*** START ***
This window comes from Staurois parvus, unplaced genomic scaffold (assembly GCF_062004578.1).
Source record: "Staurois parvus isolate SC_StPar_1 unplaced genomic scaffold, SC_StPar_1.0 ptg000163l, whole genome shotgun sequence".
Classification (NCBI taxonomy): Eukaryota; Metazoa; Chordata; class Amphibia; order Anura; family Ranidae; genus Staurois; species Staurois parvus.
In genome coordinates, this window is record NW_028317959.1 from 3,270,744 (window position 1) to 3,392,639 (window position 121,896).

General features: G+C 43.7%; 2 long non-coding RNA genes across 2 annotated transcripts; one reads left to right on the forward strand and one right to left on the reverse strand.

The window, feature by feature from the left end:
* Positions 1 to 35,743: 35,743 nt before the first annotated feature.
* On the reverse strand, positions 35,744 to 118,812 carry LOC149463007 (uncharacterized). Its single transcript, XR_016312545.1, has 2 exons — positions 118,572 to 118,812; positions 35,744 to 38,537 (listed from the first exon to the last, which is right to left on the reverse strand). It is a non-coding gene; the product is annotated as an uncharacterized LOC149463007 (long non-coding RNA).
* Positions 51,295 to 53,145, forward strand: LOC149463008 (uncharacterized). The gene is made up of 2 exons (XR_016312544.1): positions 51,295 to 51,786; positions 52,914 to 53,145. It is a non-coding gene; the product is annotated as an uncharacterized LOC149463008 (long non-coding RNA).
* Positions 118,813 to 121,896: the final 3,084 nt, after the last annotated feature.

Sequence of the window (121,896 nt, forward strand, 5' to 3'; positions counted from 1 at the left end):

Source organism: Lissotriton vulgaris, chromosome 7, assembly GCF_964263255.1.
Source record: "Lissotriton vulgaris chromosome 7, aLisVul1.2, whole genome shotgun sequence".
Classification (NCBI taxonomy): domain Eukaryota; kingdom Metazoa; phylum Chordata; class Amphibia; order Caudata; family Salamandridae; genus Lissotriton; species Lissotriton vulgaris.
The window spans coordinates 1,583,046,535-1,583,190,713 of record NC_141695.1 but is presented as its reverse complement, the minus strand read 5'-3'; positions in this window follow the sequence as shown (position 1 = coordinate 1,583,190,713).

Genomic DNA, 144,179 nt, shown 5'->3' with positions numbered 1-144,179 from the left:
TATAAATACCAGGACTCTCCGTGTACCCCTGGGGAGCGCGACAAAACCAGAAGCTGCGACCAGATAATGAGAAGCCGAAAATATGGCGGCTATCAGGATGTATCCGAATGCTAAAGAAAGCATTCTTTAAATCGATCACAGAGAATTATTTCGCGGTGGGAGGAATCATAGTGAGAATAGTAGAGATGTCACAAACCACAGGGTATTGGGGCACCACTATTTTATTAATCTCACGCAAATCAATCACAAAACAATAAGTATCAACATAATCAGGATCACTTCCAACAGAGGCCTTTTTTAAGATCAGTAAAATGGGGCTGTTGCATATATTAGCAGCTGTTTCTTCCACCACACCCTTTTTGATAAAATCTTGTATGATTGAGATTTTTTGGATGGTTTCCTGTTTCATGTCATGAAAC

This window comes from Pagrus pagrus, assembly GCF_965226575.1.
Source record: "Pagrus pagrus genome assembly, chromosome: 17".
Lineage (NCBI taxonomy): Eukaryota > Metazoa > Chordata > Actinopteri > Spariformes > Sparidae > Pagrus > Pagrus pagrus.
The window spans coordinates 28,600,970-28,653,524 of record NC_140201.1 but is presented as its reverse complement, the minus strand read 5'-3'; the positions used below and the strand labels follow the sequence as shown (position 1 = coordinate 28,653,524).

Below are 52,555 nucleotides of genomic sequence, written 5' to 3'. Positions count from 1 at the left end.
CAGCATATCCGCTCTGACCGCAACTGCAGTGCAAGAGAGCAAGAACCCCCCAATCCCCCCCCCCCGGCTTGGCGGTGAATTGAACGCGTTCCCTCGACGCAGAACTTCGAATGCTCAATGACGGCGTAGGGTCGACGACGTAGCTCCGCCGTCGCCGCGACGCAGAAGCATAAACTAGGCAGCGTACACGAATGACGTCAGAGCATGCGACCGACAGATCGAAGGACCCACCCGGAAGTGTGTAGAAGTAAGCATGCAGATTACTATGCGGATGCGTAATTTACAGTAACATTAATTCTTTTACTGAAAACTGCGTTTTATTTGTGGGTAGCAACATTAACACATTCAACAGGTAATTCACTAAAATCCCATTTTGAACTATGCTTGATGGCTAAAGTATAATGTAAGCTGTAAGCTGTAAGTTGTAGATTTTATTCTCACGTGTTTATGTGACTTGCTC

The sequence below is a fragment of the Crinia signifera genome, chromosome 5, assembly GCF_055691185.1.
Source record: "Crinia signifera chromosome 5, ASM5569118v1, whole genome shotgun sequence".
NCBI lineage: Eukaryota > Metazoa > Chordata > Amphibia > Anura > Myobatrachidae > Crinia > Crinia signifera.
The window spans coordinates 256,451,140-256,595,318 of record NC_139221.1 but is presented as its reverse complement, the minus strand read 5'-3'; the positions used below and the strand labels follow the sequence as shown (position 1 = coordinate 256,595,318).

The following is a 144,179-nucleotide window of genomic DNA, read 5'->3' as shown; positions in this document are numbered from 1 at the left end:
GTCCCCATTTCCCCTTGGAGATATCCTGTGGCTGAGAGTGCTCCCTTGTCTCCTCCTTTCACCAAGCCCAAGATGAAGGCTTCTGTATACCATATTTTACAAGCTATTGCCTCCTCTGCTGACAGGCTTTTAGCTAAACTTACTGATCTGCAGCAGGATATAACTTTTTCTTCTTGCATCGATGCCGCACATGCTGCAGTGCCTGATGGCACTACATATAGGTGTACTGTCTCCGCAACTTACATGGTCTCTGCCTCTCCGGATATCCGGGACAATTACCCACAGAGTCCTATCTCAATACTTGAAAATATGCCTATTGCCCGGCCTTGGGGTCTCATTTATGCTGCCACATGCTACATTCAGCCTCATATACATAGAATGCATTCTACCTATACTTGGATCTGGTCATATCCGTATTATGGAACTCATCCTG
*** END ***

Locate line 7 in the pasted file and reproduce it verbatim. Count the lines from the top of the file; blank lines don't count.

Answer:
* Positions 1 to 35,743: 35,743 nt before the first annotated feature.